Wednesday, May 23, 2012

Tummy Ache? You May have an Increased Risk for Celiac Disease

In the last few years there have been two major studies evaluating the incidence of celiac disease in the US military. The first study, 2010, revealed that the incidence actually quadrupled as the population aged. A soldier who was in his or her twenties likely had a 1% incidence of celiac disease but that same soldier’s risk rose to 4% as time passed and he moved into his fourth or fifth decade of life. The most recent study shows that incidence to quintuple – 5X as the soldiers aged.

The study, just released on May 15, 2012 in the American Journal of Gastroenterology is titled “The Incidence and Risk of Celiac Disease in a Healthy US Adult Population”. It puts the blame of the increased incidence on life stressors, including illnesses, surgeries and trauma.
Is this a new concept? Not to me or my team. We’ve been operating on this as the root cause of celiac disease and gluten sensitivity for quite some time. But finding a research study to corroborate our protocols is always a nice acknowledgement.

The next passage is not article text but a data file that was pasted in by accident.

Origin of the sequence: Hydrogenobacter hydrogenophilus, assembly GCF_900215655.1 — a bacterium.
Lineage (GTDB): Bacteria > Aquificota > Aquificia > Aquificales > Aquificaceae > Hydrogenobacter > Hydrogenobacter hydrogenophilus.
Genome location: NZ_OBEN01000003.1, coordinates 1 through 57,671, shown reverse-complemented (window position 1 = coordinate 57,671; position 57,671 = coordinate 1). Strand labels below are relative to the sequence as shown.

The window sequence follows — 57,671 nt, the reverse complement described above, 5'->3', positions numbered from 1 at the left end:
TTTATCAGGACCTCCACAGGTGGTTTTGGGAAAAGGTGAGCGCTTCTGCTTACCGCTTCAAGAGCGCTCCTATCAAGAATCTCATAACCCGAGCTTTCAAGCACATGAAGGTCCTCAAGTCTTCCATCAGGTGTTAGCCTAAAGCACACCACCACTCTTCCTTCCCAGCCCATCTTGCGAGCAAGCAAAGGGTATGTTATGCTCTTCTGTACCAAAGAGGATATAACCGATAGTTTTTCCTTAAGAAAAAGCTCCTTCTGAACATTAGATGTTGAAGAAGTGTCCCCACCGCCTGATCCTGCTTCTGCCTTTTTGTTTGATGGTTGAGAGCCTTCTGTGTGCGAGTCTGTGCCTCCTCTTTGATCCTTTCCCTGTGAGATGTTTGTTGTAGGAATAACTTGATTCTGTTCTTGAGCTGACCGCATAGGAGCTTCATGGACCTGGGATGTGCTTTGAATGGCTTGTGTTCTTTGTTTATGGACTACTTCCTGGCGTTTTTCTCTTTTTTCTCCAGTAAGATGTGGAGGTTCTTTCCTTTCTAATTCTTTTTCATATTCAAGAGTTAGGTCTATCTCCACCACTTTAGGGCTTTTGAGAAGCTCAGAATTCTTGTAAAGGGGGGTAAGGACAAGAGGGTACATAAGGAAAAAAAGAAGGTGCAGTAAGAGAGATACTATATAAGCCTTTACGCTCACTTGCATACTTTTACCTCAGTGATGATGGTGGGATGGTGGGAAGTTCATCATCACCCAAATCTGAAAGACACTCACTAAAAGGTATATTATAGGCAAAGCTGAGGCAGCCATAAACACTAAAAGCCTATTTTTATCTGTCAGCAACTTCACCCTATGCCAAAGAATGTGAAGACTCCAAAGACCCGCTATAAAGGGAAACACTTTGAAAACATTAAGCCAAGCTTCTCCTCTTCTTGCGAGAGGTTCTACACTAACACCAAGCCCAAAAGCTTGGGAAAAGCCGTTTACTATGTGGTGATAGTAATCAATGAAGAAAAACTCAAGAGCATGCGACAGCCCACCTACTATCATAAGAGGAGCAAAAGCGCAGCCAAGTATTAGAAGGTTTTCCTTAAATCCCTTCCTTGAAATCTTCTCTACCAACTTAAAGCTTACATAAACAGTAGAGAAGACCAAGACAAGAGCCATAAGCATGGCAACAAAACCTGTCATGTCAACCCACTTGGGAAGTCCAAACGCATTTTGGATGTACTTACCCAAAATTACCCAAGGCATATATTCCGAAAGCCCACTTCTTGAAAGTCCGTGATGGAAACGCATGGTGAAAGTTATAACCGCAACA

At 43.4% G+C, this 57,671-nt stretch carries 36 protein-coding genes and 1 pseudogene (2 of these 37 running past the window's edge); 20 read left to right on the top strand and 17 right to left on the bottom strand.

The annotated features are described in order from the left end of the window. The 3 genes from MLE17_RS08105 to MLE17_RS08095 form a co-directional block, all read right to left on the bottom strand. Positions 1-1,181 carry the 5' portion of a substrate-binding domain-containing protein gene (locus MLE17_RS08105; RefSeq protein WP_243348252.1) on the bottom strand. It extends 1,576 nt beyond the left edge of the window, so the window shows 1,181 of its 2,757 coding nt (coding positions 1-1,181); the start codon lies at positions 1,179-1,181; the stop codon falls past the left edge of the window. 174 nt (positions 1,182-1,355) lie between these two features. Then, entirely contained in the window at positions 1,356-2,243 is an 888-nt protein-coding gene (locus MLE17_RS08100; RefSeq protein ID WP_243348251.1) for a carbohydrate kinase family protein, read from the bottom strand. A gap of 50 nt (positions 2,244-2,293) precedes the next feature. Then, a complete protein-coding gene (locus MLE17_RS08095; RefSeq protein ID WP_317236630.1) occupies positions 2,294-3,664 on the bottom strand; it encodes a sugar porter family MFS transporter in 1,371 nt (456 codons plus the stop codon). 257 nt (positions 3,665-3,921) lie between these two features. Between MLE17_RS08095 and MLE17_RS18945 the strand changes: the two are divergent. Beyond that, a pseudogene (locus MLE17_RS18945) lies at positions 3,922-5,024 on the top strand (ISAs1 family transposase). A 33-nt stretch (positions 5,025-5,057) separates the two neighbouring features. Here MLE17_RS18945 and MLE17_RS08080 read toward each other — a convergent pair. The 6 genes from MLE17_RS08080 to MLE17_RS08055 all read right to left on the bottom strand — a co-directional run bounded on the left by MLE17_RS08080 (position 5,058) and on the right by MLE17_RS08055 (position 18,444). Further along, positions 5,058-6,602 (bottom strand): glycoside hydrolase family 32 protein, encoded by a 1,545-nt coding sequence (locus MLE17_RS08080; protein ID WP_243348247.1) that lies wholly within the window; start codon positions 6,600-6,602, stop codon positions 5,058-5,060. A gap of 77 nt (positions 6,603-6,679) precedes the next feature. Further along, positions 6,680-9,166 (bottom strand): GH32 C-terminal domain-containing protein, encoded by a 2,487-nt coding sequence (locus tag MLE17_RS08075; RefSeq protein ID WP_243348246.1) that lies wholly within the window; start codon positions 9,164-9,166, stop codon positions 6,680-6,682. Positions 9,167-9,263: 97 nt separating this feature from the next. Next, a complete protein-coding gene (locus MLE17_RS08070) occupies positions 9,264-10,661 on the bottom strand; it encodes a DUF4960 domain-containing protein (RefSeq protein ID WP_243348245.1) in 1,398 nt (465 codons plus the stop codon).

Now let’s get back to our favorite question: “Why”.

As Dr Alessio Fasano pointed out several years ago, the presence of gluten in the diet of someone at risk genetically for celiac disease is not enough for the disease to develop. The third ‘prong’ of the disease is an unhealthy small intestine.

A healthy small intestine actually has the wherewithal to prevent the gene responsible for celiac disease from expressing itself. How? The vast population of probiotics, or healthy bacteria in the gut, can, when healthy, keep bad genes turned off. It is only when these probiotics decrease in number and strength that their ability to suppress these bad genes becomes ineffective.
What does that mean for you and those you care about?

1.      You must realize that keeping your small intestine healthy is paramount to optimal health.